Girl, Interrupted

Hollywoodmovie.com, December 26 1999

By Jarratt Carson

The 1960s proved to be a tumultuous and changing time in our country, both politically and socially. It was the time of Woodstock, a cultural event that defined the generation. Americans were encouraged to live life with total abandon, indulging in sex, drugs and rock-and-roll; the code by which all young people lived. This era is the setting of Susanna Kaysen’s best-selling memoir, Girl, Interrupted, the basis for the new film by writer/director James Mangold (Copland, Heavy).

Academy Award nominee Winona Ryder played the 17 year-old Kaysen. After “downing fifty aspirins and chasing it with a bottle of vodka,” Susanna explained to her friend-of-the-family psychiatrist that she “just had a headache”. She was quickly diagnosed with Borderline Personality Disorder based solely on ambiguous symptoms, and to her bewilderment, checked into Claymoore, a private mental institution.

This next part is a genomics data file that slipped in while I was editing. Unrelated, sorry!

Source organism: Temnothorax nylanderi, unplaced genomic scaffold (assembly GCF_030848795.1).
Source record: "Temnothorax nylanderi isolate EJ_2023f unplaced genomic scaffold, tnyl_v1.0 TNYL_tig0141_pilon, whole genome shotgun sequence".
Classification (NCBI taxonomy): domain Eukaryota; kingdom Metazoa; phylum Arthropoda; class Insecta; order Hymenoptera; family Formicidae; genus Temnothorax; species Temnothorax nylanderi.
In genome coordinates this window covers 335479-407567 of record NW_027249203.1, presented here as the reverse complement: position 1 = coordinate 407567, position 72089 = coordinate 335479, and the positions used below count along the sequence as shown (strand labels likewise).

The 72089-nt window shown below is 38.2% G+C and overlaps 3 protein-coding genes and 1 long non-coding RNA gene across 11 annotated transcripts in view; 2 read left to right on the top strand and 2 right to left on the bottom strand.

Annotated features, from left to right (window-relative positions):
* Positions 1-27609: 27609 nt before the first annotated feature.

Once there, scared and unsure, she found herself in a world inhabited by seductive and disturbed young girls. Lisa (Angelina Jolie) was the charming but unpredictable leader, Daisy (Brittany Murphy) a pampered Daddy’s girl, Polly (Elisabeth Moss) was a self-inflicted burn victim, and her roommate, Georgina, a pathological liar, played by Clea DuVall. Susanna was the sanest of them all, but had no choice other than to go along with the program of the institution. The story then followed Susanna and the other girls and how they became connected with one another, sharing their experiences in the institution.

The novel touched many people, and remained on the New York Times best-seller list for several weeks, catching the attention of a much-younger Winona Ryder. “I read the book when I was 21, in galley form. My father is a writer, and he’s friends with a lot of publishers, so he got it before it was ever printed. So, I was able to read it early and I just flipped out. I had a really strong reaction.”